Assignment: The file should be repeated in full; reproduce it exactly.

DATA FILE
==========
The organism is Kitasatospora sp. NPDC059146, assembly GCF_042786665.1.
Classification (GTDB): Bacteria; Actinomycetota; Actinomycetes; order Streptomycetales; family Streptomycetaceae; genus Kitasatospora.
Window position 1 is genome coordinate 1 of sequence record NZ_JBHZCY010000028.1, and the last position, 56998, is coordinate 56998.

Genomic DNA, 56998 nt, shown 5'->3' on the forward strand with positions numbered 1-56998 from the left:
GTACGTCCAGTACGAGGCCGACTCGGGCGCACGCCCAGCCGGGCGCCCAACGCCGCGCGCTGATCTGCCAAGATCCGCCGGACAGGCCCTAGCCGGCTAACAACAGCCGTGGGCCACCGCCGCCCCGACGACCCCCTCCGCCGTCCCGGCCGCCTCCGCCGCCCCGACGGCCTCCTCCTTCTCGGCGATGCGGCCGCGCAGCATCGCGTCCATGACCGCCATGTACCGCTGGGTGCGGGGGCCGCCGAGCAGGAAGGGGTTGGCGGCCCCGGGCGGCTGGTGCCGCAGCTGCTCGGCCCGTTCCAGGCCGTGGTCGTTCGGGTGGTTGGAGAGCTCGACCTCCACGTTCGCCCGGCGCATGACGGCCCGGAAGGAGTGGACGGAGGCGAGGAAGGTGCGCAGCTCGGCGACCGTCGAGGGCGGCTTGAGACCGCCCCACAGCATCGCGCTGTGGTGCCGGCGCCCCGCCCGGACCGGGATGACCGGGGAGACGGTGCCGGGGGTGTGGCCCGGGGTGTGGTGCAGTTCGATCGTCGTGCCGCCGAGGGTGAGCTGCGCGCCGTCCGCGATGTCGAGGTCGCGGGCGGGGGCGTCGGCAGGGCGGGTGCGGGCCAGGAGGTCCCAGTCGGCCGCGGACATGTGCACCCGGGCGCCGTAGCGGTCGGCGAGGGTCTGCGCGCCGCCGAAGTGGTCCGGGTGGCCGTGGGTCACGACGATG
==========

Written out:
The organism is Kitasatospora sp. NPDC059146, assembly GCF_042786665.1.
Classification (GTDB): Bacteria; Actinomycetota; Actinomycetes; order Streptomycetales; family Streptomycetaceae; genus Kitasatospora.
Window position 1 is genome coordinate 1 of sequence record NZ_JBHZCY010000028.1, and the last position, 56998, is coordinate 56998.

Genomic DNA, 56998 nt, shown 5'->3' on the forward strand with positions numbered 1-56998 from the left:
GTACGTCCAGTACGAGGCCGACTCGGGCGCACGCCCAGCCGGGCGCCCAACGCCGCGCGCTGATCTGCCAAGATCCGCCGGACAGGCCCTAGCCGGCTAACAACAGCCGTGGGCCACCGCCGCCCCGACGACCCCCTCCGCCGTCCCGGCCGCCTCCGCCGCCCCGACGGCCTCCTCCTTCTCGGCGATGCGGCCGCGCAGCATCGCGTCCATGACCGCCATGTACCGCTGGGTGCGGGGGCCGCCGAGCAGGAAGGGGTTGGCGGCCCCGGGCGGCTGGTGCCGCAGCTGCTCGGCCCGTTCCAGGCCGTGGTCGTTCGGGTGGTTGGAGAGCTCGACCTCCACGTTCGCCCGGCGCATGACGGCCCGGAAGGAGTGGACGGAGGCGAGGAAGGTGCGCAGCTCGGCGACCGTCGAGGGCGGCTTGAGACCGCCCCACAGCATCGCGCTGTGGTGCCGGCGCCCCGCCCGGACCGGGATGACCGGGGAGACGGTGCCGGGGGTGTGGCCCGGGGTGTGGTGCAGTTCGATCGTCGTGCCGCCGAGGGTGAGCTGCGCGCCGTCCGCGATGTCGAGGTCGCGGGCGGGGGCGTCGGCAGGGCGGGTGCGGGCCAGGAGGTCCCAGTCGGCCGCGGACATGTGCACCCGGGCGCCGTAGCGGTCGGCGAGGGTCTGCGCGCCGCCGAAGTGGTCCGGGTGGCCGTGGGTCACGACGATG